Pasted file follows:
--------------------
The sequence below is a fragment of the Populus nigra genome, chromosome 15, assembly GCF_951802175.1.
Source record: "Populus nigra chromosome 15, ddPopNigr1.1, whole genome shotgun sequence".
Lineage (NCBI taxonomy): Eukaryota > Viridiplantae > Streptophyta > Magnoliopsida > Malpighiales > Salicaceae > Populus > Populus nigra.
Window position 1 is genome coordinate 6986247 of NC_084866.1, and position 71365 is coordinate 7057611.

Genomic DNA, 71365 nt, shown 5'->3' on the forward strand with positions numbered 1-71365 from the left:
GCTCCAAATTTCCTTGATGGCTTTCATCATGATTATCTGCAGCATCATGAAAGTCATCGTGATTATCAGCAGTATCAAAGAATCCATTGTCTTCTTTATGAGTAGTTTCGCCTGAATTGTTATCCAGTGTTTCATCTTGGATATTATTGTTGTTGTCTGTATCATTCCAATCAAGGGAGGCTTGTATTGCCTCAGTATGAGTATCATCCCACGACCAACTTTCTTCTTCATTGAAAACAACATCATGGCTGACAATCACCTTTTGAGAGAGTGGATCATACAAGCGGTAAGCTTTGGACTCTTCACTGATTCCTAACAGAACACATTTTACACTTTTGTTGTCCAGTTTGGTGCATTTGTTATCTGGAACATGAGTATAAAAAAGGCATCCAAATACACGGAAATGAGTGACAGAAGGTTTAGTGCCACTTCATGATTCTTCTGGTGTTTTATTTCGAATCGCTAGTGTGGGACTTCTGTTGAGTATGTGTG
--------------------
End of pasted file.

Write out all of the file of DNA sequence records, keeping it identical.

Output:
The sequence below is a fragment of the Populus nigra genome, chromosome 15, assembly GCF_951802175.1.
Source record: "Populus nigra chromosome 15, ddPopNigr1.1, whole genome shotgun sequence".
Lineage (NCBI taxonomy): Eukaryota > Viridiplantae > Streptophyta > Magnoliopsida > Malpighiales > Salicaceae > Populus > Populus nigra.
Window position 1 is genome coordinate 6986247 of NC_084866.1, and position 71365 is coordinate 7057611.

Genomic DNA, 71365 nt, shown 5'->3' on the forward strand with positions numbered 1-71365 from the left:
GCTCCAAATTTCCTTGATGGCTTTCATCATGATTATCTGCAGCATCATGAAAGTCATCGTGATTATCAGCAGTATCAAAGAATCCATTGTCTTCTTTATGAGTAGTTTCGCCTGAATTGTTATCCAGTGTTTCATCTTGGATATTATTGTTGTTGTCTGTATCATTCCAATCAAGGGAGGCTTGTATTGCCTCAGTATGAGTATCATCCCACGACCAACTTTCTTCTTCATTGAAAACAACATCATGGCTGACAATCACCTTTTGAGAGAGTGGATCATACAAGCGGTAAGCTTTGGACTCTTCACTGATTCCTAACAGAACACATTTTACACTTTTGTTGTCCAGTTTGGTGCATTTGTTATCTGGAACATGAGTATAAAAAAGGCATCCAAATACACGGAAATGAGTGACAGAAGGTTTAGTGCCACTTCATGATTCTTCTGGTGTTTTATTTCGAATCGCTAGTGTGGGACTTCTGTTGAGTATGTGTG